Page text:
Almost everything about the game screams mediocrity and seems low budget. Although the selection of courses, from Bikini Bottom to Arnold's school, fit nicely within the universe of each respective franchise, the atmosphere and the gameplay itself are surprisingly devoid of life and excitement. One major reason for this is the lack of character voices. Players won't ever hear SpongeBob's trademark cackling or a familiar quip or two from Arnold because there's no recorded character dialogue. Instead, players get annoying speech bubbles that pop up on-screen mid-race. The omission of audio dialogue is a very bizarre decision, considering half the life of these characters resides within their voices. Not including any voice acting was always going to hurt the game's quality. Sticking in the audio domain, the music is incredibly irritating and cheap. It doesn't take advantage of any recognisable tunes from the shows, and instead seems like it was derived from something for the PSone.

Screenshot for Nickelodeon Kart Racers on PlayStation 4

Then there are the graphics and presentation, which are very lacklustre. It can be difficult to capture the aesthetic nuances of characters from different franchises, but nobody looks quite right in Nickelodeon Kart Racers. They all exhibit a plastic-like textural quality, and lack a lot of animation details that could have brought them to life in a more convincing manner. Overall, the visual quality is just quite basic and bland. It's up to the standards expected of a smartphone affair, but not really that of a console title in 2018. Don't misunderstand - it is eye-popping enough to keep young children's attention; however, likewise, it's also not as slick or pronounced in character as it ought to be. Considering the vibrant art styles of these shows, the efforts put into this department are underwhelming, at best. Compared to the likes of Mario Kart 8, it's decidedly last generation. It appears that visual quality simply wasn't a major concern during development.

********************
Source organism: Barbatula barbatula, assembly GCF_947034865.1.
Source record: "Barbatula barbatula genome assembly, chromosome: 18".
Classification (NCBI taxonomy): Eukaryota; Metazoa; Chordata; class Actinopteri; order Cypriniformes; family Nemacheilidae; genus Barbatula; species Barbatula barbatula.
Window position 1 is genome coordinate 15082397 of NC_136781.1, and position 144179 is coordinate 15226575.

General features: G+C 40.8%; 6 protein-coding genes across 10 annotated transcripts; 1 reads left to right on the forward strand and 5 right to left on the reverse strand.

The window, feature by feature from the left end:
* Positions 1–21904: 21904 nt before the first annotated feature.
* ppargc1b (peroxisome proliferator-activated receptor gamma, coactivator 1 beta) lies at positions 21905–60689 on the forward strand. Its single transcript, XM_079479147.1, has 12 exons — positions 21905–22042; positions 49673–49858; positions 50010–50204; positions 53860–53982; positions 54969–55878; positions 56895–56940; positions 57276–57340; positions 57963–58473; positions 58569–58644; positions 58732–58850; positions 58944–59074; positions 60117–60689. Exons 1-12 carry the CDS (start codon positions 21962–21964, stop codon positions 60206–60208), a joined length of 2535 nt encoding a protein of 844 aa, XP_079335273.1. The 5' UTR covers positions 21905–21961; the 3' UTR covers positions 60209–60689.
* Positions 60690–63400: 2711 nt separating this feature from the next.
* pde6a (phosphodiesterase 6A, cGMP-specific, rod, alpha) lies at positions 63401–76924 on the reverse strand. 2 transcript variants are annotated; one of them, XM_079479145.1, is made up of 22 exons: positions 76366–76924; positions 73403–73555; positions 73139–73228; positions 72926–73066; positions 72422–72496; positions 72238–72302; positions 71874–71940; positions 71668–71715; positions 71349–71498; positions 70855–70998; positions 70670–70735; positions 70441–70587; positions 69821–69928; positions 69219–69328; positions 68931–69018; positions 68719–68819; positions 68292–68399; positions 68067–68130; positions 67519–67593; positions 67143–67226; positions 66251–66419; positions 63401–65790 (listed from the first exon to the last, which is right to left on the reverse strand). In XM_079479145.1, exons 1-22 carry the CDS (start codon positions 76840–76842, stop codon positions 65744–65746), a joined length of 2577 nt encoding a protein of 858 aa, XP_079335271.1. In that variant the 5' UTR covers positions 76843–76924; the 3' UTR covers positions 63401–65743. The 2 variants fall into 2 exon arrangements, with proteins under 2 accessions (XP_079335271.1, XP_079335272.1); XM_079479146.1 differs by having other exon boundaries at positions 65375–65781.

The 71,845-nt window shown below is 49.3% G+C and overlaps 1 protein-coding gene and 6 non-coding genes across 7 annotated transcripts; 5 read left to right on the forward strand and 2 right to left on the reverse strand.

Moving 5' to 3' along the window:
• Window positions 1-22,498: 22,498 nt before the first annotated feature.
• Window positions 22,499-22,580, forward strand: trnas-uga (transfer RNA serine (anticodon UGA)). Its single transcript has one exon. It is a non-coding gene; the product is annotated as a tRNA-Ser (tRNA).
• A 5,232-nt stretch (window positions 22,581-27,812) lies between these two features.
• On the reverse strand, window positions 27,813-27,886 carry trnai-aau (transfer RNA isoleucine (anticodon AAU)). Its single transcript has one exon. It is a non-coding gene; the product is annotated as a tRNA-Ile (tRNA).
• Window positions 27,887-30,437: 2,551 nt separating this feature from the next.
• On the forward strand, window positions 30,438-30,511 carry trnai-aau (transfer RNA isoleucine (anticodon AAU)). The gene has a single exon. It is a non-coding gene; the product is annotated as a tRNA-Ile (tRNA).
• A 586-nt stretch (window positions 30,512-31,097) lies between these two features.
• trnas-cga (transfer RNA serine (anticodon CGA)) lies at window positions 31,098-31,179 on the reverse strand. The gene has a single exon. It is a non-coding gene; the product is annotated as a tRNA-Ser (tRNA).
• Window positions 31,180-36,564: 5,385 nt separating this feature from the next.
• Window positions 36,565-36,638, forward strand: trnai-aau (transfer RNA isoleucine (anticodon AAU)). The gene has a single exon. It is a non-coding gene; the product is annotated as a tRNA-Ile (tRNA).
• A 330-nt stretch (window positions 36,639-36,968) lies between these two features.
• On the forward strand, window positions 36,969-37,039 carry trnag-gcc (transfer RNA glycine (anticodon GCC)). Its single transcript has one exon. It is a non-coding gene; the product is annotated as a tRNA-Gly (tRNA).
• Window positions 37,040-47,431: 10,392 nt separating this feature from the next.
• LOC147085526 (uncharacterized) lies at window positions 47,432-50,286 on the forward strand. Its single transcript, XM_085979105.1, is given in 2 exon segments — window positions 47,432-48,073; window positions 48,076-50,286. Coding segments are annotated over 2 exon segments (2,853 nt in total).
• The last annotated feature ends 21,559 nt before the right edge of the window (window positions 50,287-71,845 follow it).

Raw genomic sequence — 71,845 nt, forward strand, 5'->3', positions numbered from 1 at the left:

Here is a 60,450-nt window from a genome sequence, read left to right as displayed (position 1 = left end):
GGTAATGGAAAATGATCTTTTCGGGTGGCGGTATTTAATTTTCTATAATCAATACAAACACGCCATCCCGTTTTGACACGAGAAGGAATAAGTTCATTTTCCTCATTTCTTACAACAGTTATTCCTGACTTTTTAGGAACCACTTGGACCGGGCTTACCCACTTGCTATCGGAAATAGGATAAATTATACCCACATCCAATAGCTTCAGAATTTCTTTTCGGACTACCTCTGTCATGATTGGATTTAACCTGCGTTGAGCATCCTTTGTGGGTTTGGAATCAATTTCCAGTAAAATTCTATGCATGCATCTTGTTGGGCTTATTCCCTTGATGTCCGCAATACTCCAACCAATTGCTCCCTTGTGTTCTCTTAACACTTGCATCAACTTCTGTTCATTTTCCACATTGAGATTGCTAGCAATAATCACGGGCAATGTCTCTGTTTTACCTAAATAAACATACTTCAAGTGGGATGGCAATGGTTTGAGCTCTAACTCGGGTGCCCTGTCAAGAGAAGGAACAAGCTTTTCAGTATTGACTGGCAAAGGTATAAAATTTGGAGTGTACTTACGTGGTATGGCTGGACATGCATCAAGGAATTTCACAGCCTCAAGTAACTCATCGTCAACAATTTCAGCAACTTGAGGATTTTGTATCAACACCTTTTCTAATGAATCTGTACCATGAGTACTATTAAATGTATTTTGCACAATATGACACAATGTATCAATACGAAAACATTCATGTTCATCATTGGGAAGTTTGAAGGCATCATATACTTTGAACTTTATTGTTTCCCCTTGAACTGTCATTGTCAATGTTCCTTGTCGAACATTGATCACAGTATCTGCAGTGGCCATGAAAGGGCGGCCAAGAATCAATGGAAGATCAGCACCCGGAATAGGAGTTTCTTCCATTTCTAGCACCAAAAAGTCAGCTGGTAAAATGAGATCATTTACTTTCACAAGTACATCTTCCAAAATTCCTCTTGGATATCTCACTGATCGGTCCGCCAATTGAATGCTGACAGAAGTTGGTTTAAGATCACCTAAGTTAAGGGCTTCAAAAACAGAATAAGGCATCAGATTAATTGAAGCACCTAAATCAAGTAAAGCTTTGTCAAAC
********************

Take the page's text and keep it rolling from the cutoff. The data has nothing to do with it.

The gameplay itself is nothing special, either. Most Mario Kart and Sonic & All Stars Racing knock-offs attempt to do something different, but Nickelodeon Kart Racers just borrows elements from here and there, accomplishing very little with any respective element. Vehicles morph into flying machines and hovercrafts, in the vein of Mario Kart 8 and Sonic & All-Stars Racing Transformed, but the implementation of this is uninspired. The handling of these vehicle types is also very floaty and both could feel more distinct in handling. Some courses do change from lap to lap, with track hazards to contend with, too, but none of this produces anything out of the ordinary. There are also items to cause mischief with, although, somehow, they fail to provide a proper layer of strategy, compared to their function in more coherent kart racing experiences. Elsewhere, there are a great many kart upgrades and special customisations, but they don't provide enough of an incentive to persevere through such a generally forgettable experience.